BROOKSVILLE — SunTrust Bank executive Jim Kimbrough has offered to sell Hernando County the bank's downtown office as a way to help relieve the county's space concerns.
In related action, one preliminary recommendation by county staff on how to reshuffle functions would move several key offices from Brooksville to the county's facility at Forest Oaks Boulevard in Spring Hill.
Removing such key elements of government as the offices of the county administrator, county attorney and human resources from the county seat concerned County Commissioner John Druzbick.
That's when he asked Kimbrough whether he was willing to sell the bank building, which is at the corner of Main Street and Jefferson Street.
Kimbrough's offer to the commission also notes that, if the county decides to buy the building, the bank would construct a new office one block west of the current location and remain in the courthouse square where it has been located for more than 100 years.
Druzbick said his question didn't seem to surprise Kimbrough but the bank official's quick answer of yes caught him offguard. The bank has other property downtown that it is considering building on, he said.
Druzbick and other commissioners have been talking to Kimbrough about the idea for the last couple of weeks. Late Friday, Kimbrough offered the three-story bank building and affiliated properties all totalling 39,000 square foot of space to the county for $4 million.
If the commission approves, it will become one of several options for officials seeking ways to meet the needs of the county's judiciary within the existing Government Center while finding room for other county constitutional officers and county departments.
County Administrator David Hamilton has been trying to determine whether the center can house all the judiciary's needs now and into the future. County staff has also been conducting an inventory of space in other county facilities.
Preliminary recommendation have county functions spread from sites in Brooksville to Spring Hill. One version has Hamilton's office and others moving to the Forest Oaks Boulevard site but Hamilton said Friday that there are some problems with that option.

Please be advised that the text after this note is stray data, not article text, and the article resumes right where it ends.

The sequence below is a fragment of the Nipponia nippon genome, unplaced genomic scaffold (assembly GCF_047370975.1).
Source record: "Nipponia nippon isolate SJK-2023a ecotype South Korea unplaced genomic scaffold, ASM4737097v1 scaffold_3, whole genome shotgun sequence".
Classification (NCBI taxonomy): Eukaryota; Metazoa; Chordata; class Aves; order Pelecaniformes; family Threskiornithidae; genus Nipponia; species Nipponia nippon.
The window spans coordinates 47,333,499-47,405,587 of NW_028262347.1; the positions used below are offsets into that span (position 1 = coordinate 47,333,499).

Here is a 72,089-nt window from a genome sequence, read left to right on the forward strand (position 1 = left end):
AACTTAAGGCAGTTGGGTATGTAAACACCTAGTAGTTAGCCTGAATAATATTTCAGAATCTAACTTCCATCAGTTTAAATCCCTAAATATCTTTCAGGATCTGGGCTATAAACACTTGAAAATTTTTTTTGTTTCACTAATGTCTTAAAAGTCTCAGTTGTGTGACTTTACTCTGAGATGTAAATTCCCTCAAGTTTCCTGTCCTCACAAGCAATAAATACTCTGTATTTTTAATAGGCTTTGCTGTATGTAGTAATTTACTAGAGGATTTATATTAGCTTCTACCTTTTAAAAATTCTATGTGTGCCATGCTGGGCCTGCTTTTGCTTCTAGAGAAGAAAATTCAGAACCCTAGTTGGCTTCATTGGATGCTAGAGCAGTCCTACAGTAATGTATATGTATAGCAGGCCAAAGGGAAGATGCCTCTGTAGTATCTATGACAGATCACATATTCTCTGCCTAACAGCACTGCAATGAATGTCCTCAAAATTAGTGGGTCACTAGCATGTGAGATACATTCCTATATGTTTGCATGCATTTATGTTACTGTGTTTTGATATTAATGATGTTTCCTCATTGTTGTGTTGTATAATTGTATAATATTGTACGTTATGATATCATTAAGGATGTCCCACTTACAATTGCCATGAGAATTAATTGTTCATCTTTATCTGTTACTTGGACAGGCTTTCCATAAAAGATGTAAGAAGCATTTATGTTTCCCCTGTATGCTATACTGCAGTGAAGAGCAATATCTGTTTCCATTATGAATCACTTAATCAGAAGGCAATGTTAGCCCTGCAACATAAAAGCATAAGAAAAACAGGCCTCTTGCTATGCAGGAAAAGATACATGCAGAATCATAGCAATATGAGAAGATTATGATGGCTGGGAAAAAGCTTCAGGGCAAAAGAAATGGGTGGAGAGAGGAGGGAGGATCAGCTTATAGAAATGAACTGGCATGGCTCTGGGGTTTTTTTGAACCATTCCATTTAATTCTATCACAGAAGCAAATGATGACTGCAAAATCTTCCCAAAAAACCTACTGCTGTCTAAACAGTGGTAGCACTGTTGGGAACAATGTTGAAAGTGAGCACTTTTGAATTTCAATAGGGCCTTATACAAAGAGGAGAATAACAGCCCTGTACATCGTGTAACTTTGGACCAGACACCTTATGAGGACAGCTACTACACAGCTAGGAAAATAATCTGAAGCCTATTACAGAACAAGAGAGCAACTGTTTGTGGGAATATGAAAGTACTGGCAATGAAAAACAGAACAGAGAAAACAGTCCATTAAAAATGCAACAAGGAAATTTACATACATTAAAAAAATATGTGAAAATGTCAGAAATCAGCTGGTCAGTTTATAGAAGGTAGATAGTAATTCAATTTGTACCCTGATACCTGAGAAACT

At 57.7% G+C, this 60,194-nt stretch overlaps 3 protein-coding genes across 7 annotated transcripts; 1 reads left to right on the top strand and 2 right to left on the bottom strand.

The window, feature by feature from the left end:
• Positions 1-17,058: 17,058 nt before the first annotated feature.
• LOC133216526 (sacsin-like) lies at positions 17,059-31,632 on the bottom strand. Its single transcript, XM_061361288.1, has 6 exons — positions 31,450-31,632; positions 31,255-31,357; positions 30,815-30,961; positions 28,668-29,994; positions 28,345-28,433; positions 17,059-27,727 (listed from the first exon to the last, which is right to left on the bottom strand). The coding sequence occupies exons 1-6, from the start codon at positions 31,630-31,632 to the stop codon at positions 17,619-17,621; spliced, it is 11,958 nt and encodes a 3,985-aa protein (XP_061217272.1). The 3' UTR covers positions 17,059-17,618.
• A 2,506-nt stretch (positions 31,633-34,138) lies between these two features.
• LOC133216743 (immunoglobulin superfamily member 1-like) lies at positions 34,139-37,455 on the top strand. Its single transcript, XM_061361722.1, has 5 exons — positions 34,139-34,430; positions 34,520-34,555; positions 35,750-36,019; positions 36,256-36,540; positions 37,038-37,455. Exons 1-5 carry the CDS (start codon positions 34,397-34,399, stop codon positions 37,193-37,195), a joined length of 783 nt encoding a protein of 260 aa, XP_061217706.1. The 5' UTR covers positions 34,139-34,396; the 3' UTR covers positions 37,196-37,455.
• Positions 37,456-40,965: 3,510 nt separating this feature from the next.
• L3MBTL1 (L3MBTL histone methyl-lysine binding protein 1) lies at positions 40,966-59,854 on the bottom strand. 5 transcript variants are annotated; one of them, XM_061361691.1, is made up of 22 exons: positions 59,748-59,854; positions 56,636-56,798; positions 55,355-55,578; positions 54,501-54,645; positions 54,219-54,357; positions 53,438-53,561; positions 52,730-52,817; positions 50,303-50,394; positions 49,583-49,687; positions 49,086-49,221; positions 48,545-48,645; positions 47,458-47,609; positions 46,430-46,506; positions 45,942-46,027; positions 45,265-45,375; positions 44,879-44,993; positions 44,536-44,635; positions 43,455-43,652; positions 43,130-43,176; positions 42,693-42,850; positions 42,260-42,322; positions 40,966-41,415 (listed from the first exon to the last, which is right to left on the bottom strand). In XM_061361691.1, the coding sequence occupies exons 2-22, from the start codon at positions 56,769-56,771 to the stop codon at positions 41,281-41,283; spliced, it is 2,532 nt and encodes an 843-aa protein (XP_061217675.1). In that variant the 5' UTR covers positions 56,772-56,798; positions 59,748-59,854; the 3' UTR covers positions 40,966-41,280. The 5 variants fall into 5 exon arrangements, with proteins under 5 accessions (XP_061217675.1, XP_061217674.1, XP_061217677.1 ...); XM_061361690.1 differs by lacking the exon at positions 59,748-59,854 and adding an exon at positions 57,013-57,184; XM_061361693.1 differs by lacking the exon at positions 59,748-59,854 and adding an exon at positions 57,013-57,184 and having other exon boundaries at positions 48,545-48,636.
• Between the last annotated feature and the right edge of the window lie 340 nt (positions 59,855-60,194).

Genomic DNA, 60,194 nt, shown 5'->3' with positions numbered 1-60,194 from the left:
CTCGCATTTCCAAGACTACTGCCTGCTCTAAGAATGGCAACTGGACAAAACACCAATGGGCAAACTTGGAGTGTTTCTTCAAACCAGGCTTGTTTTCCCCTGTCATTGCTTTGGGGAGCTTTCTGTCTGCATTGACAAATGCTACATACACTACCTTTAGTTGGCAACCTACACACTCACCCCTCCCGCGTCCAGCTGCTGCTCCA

For Druzbick, there are several selling points for the SunTrust property. It would keep county offices close to one another and allow the county to sell some other buildings that would not be needed.
The purchase would also include about 80 parking spaces and another small adjacent building that could be used for planning staff and possible parks and recreation staff, Druzbick said.
He said he could also envision the tax collector, property appraiser and supervisor of elections offices on the ground floor of the bank with county administration, county attorney and human resources on the second floor.
Druzbick said the county could sell the Teen Center to the city of Brooksville and possibly find a private buyer to buy the utilities office on Cortez Boulevard once those workers are moved out, possibly to the Wiscon Road utilities office.
If the bank building plan moves forward, Druzbick said the county could hand over to the judges the $6 million in the judicial center fund that is tied directly to court facilities. They could use that money to remodel the government center.
The remaining $13 million could be used by the county to buy the bank property and for other purposes.
Commissioner Dave Russell has also talked to Kimbrough about the idea and he said it was worth exploring further. He said that the remodeling needed wouldn't be that extensive and he also thought putting tax collector and property appraiser on the accessible ground floor would work.
"The lobby lends itself to a customer-service-type atmosphere,'' he said. "It's something we should take a look at.''
Commission Chairman Jim Adkins also liked the option of having a customer friendly option available downtown with adjacent parking that wouldn't require citizens to scale the hill to the government center as they do now.
The extra space would also allow all the commissioners to move back into the government center rather than be in offices in their districts. "I don't like the scattering of government. I like having it under one roof,'' Adkins said.
But Adkins isn't sure he is completely sold on the idea yet. He wants to hear more discussion.
Hamilton has also toured the building with Kimbrough. He said he has been waiting to get the offer in writing so that he could place it on a board agenda for a public discussion of the issue so he knows whether the board wants the bank property to be included in the options. That discussion is slated for the next regular meeting on Feb. 22.
"Any and all options need to be put before the board,'' Hamilton said.
Commissioner Wayne Dukes could not be reached for comment.
The idea of buying the bank doesn't appeal to Commissioner Jeff Stabins. He said he got a call from Kimbrough but hasn't had a chance to talk to him about the idea.
"I cannot conceive of it,'' said Stabins, who has been pushing to use some of the $12 million in the judicial center fund for helping out during the tight budget year.
"If spending $15 million we don't have on the jail was a good idea, then buying a bank that's going broke is brilliant,'' Stabins said. "Hopefully something will be left in the vault when we get the key.''
Barbara Behrendt can be reached at firstname.lastname@example.org or (352) 848-1434.